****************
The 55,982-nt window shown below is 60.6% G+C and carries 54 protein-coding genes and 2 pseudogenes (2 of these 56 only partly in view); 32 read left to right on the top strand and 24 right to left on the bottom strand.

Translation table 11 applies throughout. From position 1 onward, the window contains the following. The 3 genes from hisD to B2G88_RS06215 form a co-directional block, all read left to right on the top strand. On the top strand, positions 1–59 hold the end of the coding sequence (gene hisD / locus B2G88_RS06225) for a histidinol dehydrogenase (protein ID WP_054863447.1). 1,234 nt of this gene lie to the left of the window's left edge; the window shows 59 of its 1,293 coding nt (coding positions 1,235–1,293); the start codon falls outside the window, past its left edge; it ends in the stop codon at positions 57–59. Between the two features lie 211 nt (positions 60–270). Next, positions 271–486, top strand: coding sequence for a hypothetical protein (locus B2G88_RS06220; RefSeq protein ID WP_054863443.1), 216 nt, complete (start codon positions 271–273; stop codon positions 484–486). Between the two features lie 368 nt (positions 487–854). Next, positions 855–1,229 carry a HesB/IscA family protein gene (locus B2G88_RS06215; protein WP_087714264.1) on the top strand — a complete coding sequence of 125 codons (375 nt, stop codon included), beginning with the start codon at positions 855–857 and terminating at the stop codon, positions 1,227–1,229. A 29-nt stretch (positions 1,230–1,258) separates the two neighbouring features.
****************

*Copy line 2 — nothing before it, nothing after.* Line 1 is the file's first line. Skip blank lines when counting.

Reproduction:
Translation table 11 applies throughout. From position 1 onward, the window contains the following. The 3 genes from hisD to B2G88_RS06215 form a co-directional block, all read left to right on the top strand. On the top strand, positions 1–59 hold the end of the coding sequence (gene hisD / locus B2G88_RS06225) for a histidinol dehydrogenase (protein ID WP_054863447.1). 1,234 nt of this gene lie to the left of the window's left edge; the window shows 59 of its 1,293 coding nt (coding positions 1,235–1,293); the start codon falls outside the window, past its left edge; it ends in the stop codon at positions 57–59. Between the two features lie 211 nt (positions 60–270). Next, positions 271–486, top strand: coding sequence for a hypothetical protein (locus B2G88_RS06220; RefSeq protein ID WP_054863443.1), 216 nt, complete (start codon positions 271–273; stop codon positions 484–486). Between the two features lie 368 nt (positions 487–854). Next, positions 855–1,229 carry a HesB/IscA family protein gene (locus B2G88_RS06215; protein WP_087714264.1) on the top strand — a complete coding sequence of 125 codons (375 nt, stop codon included), beginning with the start codon at positions 855–857 and terminating at the stop codon, positions 1,227–1,229. A 29-nt stretch (positions 1,230–1,258) separates the two neighbouring features.